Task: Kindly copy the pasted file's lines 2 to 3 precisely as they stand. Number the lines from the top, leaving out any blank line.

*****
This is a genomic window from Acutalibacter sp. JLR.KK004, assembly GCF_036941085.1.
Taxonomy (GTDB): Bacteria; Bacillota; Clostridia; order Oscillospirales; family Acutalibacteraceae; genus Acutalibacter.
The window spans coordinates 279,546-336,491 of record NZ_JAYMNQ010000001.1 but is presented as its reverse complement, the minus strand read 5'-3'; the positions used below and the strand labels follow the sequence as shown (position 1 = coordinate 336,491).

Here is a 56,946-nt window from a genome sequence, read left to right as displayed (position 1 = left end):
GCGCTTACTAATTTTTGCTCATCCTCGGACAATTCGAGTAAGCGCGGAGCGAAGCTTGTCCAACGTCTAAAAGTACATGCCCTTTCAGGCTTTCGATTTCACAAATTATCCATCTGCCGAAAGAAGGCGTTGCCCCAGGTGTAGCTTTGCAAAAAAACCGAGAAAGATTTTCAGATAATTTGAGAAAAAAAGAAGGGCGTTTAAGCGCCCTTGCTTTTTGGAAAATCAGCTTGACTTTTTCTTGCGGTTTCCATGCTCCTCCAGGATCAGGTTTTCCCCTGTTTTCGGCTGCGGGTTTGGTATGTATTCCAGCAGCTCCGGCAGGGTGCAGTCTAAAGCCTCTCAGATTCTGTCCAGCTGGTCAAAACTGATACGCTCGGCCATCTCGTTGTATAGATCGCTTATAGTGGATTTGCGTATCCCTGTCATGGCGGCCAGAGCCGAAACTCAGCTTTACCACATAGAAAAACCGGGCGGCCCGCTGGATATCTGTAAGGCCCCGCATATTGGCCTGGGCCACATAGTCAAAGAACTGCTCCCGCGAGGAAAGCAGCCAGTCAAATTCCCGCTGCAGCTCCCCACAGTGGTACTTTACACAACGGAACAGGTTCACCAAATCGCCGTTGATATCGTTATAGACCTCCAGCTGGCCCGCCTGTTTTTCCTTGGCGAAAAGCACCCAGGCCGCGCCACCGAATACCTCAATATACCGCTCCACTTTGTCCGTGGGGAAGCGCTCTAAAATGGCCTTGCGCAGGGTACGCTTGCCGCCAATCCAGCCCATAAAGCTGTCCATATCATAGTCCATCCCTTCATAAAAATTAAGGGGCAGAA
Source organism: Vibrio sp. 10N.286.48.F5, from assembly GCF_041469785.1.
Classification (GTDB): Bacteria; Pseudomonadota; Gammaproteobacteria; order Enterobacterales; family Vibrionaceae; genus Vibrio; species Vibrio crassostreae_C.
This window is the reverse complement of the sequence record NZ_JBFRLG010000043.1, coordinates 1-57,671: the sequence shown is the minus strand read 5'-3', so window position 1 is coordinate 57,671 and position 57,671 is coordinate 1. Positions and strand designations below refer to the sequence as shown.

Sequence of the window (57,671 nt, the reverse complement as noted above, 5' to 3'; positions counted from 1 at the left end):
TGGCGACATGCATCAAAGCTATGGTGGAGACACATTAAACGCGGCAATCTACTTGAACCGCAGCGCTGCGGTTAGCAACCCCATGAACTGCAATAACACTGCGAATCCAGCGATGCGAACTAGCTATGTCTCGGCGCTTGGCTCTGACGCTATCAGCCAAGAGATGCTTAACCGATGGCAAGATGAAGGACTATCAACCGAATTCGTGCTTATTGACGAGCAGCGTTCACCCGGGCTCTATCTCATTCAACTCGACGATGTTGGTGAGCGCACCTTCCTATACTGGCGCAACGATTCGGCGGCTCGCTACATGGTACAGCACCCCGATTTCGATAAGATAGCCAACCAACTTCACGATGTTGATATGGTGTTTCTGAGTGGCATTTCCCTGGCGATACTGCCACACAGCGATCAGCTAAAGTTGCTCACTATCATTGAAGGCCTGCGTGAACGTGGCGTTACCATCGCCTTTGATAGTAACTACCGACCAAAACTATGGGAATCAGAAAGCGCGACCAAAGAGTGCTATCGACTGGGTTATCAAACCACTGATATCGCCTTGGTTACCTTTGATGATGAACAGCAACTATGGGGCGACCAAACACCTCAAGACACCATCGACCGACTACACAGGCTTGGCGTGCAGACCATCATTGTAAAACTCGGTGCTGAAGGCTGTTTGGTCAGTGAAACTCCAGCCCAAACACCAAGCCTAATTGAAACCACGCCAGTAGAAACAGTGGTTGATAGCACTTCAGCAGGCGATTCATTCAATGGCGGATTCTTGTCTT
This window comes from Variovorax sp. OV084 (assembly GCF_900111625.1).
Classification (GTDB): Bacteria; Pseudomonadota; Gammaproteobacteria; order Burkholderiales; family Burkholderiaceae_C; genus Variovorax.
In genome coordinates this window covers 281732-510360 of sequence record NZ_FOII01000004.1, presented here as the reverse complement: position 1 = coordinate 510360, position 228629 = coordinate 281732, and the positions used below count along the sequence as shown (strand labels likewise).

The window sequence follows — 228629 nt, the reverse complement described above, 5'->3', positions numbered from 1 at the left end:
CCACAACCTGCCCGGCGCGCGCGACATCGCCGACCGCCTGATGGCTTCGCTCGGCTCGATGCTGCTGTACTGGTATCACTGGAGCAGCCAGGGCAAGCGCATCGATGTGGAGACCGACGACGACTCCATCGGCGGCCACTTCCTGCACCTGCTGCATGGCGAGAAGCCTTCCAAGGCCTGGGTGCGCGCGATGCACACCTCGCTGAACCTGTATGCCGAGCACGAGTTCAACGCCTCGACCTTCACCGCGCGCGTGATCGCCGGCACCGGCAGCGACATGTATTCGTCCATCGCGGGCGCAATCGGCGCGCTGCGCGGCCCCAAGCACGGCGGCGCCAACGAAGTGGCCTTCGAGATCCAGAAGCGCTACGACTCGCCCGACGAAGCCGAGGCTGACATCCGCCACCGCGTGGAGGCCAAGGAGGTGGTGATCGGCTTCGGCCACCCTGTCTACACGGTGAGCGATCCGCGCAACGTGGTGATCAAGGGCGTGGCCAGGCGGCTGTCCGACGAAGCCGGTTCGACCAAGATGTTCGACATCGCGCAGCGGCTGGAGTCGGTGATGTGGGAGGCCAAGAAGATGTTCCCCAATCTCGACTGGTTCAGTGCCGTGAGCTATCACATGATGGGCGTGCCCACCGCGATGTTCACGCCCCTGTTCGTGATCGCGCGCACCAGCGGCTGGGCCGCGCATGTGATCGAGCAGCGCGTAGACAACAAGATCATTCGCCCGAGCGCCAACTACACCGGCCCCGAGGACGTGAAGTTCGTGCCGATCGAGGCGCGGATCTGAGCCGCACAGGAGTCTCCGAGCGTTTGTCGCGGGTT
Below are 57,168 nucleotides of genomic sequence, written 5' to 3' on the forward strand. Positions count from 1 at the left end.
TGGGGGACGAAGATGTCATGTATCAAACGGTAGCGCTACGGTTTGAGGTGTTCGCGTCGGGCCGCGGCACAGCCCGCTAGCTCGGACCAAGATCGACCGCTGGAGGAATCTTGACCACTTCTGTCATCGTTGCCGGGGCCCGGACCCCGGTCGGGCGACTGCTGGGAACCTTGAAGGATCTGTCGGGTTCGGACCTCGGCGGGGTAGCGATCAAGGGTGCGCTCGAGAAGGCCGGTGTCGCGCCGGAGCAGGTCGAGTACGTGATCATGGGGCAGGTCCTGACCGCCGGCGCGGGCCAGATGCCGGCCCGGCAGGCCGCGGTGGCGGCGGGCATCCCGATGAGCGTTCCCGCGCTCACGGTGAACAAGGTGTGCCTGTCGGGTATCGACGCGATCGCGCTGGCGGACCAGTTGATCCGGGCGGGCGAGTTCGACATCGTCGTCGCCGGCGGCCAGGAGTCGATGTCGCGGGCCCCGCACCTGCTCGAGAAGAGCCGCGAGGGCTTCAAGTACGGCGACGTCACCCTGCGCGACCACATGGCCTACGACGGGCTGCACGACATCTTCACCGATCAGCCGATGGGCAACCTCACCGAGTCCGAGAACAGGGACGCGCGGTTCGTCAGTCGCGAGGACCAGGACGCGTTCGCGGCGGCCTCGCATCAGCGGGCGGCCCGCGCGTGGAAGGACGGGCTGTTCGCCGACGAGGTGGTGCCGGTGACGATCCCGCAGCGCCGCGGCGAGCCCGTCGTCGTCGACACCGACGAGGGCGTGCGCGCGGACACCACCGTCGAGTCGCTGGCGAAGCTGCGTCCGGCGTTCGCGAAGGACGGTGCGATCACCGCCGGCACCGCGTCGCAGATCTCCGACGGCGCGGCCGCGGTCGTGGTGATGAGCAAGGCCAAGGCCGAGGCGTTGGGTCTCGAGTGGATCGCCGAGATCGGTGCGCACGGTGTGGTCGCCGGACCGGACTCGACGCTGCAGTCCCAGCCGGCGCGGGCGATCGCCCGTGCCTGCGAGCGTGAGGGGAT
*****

Taxonomy (GTDB): Bacteria; Bacillota; Clostridia; order Oscillospirales; family Acutalibacteraceae; genus Acutalibacter.
The window spans coordinates 279,546-336,491 of record NZ_JAYMNQ010000001.1 but is presented as its reverse complement, the minus strand read 5'-3'; the positions used below and the strand labels follow the sequence as shown (position 1 = coordinate 336,491).